''They were trying to sneak this thing by us until someone pulled the cover off it,'' said 53-year-old Walter Gibbons of Miami Gardens, a Vietnam veteran and ordained minister who has voted repeatedly since he received clemency nearly 30 years ago for a drug conviction.

Democratic state Rep. Chris Smith, whose overwhelmingly black Fort Lauderdale district was among those hit hardest by the list, was considering suing the state next week to keep supervisors from purging anyone from the voter rolls.

''I'm extremely excited the state of Florida decided to do the right thing,'' he said. ``That saves me some legal time.''

But Smith, the incoming Democratic leader of the House of Representatives, will continue to pursue a constitutional change to make it easier for felons to register to vote once they've finished their sentences.

''This will give me a lot more momentum to file legislation to finally get rid of this antiquated process,'' he said.


Florida is one of just six states that continue to ban felons from voting even after they've served their time, unless those felons regain their voting rights.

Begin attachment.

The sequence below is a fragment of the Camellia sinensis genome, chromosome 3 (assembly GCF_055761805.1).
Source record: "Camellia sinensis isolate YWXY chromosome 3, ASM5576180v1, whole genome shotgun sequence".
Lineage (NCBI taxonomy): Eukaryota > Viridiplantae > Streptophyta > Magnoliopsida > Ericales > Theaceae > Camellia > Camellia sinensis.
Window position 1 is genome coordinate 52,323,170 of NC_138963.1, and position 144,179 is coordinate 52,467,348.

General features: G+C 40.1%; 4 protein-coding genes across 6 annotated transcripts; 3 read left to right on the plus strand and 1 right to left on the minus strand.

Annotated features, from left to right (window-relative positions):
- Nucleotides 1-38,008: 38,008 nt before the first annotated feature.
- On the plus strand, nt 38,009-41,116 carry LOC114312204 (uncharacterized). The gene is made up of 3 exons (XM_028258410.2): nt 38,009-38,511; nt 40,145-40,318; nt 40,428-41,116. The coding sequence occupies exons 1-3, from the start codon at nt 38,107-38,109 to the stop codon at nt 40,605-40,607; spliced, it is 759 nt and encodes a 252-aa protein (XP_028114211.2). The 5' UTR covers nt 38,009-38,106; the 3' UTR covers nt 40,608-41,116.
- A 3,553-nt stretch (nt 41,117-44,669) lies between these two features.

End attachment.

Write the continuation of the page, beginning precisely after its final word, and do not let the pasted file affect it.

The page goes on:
Florida's push to scrub the voting rolls of felons has repeatedly failed.

The Legislature ordered the first purge in 1998, but lists of potentially ineligible voters were riddled with errors and most election supervisors ignored them.

The state distributed new lists in the months before the 2000 presidential election, but again there were errors.

Now, with the state's decision to abandon the present list, local election officials were breathing easier.

''We had reservations about the accuracy of the list,'' said Palm Beach County Elections Supervisor Theresa LePore, working Saturday. ``The timing just wasn't good.''

In Broward, which had more names on the list than any Florida county, Supervisor of Elections Brenda Snipes said the decision will allow her to shift staff to other duties.

''There are a whole lot of pieces in preparing for an election, and this is a piece now that we won't have to delegate time and resources to,'' said Snipes, also working Saturday.

Herald staff writers Gary Fineout and Karl Ross contributed to this report.